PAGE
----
credit

Credit downsides of being a loan co-signer

6 facts about credit that women should know
6 facts about credit that women should know

If you're a joint account holder or co-signer, you are responsible for the entire debt, says Barry Paperno, consumer affairs manager with myFICO.com.

Not only does the obligation go on your credit report, so does any bad behavior by the primary account holder. If you have co-signed for your husband's auto loan and he stops making payments, those delinquencies will go on your report, too.

Don't do it at all unless you can "afford to pick up the payments" if the other person stops paying, says Jill Gianola, CFP and author of "The Young Couple's Guide to Growing Rich Together."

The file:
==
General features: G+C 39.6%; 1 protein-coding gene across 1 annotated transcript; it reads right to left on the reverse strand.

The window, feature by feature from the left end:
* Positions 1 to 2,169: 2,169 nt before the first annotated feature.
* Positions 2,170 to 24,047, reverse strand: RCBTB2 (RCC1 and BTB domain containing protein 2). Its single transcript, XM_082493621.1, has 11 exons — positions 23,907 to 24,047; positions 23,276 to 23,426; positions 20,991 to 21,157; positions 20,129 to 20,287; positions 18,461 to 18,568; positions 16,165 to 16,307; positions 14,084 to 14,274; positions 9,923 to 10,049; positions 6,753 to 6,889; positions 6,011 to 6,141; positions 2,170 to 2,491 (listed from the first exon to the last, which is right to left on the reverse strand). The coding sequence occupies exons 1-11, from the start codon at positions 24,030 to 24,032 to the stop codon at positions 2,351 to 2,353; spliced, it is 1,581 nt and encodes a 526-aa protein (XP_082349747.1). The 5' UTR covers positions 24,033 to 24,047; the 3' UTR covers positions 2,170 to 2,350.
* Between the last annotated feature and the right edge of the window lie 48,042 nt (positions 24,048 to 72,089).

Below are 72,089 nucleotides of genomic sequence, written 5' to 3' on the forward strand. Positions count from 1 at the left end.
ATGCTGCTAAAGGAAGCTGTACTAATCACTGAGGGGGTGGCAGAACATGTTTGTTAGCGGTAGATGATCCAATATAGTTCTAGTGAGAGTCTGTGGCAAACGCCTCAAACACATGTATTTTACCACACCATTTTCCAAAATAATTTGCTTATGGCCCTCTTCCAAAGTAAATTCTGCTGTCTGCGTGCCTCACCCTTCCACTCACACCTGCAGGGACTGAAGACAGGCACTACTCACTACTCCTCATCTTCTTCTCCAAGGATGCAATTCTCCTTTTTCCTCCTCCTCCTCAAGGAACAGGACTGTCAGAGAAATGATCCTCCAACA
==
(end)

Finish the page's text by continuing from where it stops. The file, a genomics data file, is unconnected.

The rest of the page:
Student loans are another sticky area where it pays to be especially careful.

Student loans are discharged (dissolved) at death unless there is a co-signer, says Gianola. Then, depending on the lender, the co-signer could be on the hook for the entire bill, she says. So, while spouses frequently co-sign for each other's student loans, it might not be the best idea for their credit.


 

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